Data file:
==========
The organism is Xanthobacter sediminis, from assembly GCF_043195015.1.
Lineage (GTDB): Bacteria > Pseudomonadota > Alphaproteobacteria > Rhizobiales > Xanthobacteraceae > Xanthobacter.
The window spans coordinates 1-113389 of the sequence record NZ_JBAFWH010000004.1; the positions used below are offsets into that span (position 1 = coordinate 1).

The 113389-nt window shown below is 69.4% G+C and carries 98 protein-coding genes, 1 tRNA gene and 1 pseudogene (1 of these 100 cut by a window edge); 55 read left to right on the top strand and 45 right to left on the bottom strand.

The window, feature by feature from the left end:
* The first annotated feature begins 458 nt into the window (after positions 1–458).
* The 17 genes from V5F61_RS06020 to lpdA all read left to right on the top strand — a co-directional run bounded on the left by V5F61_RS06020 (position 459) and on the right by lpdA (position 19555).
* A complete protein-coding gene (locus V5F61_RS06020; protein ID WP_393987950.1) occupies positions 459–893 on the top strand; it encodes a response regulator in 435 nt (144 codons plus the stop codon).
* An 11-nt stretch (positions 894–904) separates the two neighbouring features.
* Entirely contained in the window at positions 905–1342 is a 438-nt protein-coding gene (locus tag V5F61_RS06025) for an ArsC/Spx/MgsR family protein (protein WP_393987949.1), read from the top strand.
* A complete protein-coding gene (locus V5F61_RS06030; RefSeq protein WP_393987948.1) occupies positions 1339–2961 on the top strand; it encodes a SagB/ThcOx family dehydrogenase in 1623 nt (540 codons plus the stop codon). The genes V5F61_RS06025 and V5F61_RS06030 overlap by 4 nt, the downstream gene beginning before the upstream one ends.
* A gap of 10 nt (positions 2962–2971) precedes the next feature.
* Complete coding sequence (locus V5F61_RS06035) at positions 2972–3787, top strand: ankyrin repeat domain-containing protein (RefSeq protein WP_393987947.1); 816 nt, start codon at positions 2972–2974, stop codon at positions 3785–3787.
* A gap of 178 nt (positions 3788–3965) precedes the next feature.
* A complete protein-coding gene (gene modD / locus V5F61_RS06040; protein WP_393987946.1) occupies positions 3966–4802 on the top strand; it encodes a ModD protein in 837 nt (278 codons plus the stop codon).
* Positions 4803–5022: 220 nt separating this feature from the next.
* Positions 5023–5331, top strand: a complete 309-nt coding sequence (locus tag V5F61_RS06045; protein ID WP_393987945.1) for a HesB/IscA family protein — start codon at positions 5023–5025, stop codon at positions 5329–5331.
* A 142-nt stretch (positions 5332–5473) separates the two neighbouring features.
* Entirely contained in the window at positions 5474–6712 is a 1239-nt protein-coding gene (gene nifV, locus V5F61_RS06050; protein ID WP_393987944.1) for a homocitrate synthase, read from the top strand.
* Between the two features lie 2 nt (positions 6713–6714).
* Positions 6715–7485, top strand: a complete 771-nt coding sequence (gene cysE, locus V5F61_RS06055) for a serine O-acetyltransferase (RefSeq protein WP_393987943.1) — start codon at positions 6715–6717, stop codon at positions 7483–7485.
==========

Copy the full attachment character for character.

The organism is Xanthobacter sediminis, from assembly GCF_043195015.1.
Lineage (GTDB): Bacteria > Pseudomonadota > Alphaproteobacteria > Rhizobiales > Xanthobacteraceae > Xanthobacter.
The window spans coordinates 1-113389 of the sequence record NZ_JBAFWH010000004.1; the positions used below are offsets into that span (position 1 = coordinate 1).

The 113389-nt window shown below is 69.4% G+C and carries 98 protein-coding genes, 1 tRNA gene and 1 pseudogene (1 of these 100 cut by a window edge); 55 read left to right on the top strand and 45 right to left on the bottom strand.

The window, feature by feature from the left end:
* The first annotated feature begins 458 nt into the window (after positions 1–458).
* The 17 genes from V5F61_RS06020 to lpdA all read left to right on the top strand — a co-directional run bounded on the left by V5F61_RS06020 (position 459) and on the right by lpdA (position 19555).
* A complete protein-coding gene (locus V5F61_RS06020; protein ID WP_393987950.1) occupies positions 459–893 on the top strand; it encodes a response regulator in 435 nt (144 codons plus the stop codon).
* An 11-nt stretch (positions 894–904) separates the two neighbouring features.
* Entirely contained in the window at positions 905–1342 is a 438-nt protein-coding gene (locus tag V5F61_RS06025) for an ArsC/Spx/MgsR family protein (protein WP_393987949.1), read from the top strand.
* A complete protein-coding gene (locus V5F61_RS06030; RefSeq protein WP_393987948.1) occupies positions 1339–2961 on the top strand; it encodes a SagB/ThcOx family dehydrogenase in 1623 nt (540 codons plus the stop codon). The genes V5F61_RS06025 and V5F61_RS06030 overlap by 4 nt, the downstream gene beginning before the upstream one ends.
* A gap of 10 nt (positions 2962–2971) precedes the next feature.
* Complete coding sequence (locus V5F61_RS06035) at positions 2972–3787, top strand: ankyrin repeat domain-containing protein (RefSeq protein WP_393987947.1); 816 nt, start codon at positions 2972–2974, stop codon at positions 3785–3787.
* A gap of 178 nt (positions 3788–3965) precedes the next feature.
* A complete protein-coding gene (gene modD / locus V5F61_RS06040; protein WP_393987946.1) occupies positions 3966–4802 on the top strand; it encodes a ModD protein in 837 nt (278 codons plus the stop codon).
* Positions 4803–5022: 220 nt separating this feature from the next.
* Positions 5023–5331, top strand: a complete 309-nt coding sequence (locus tag V5F61_RS06045; protein ID WP_393987945.1) for a HesB/IscA family protein — start codon at positions 5023–5025, stop codon at positions 5329–5331.
* A 142-nt stretch (positions 5332–5473) separates the two neighbouring features.
* Entirely contained in the window at positions 5474–6712 is a 1239-nt protein-coding gene (gene nifV, locus V5F61_RS06050; protein ID WP_393987944.1) for a homocitrate synthase, read from the top strand.
* Between the two features lie 2 nt (positions 6713–6714).
* Positions 6715–7485, top strand: a complete 771-nt coding sequence (gene cysE, locus V5F61_RS06055) for a serine O-acetyltransferase (RefSeq protein WP_393987943.1) — start codon at positions 6715–6717, stop codon at positions 7483–7485.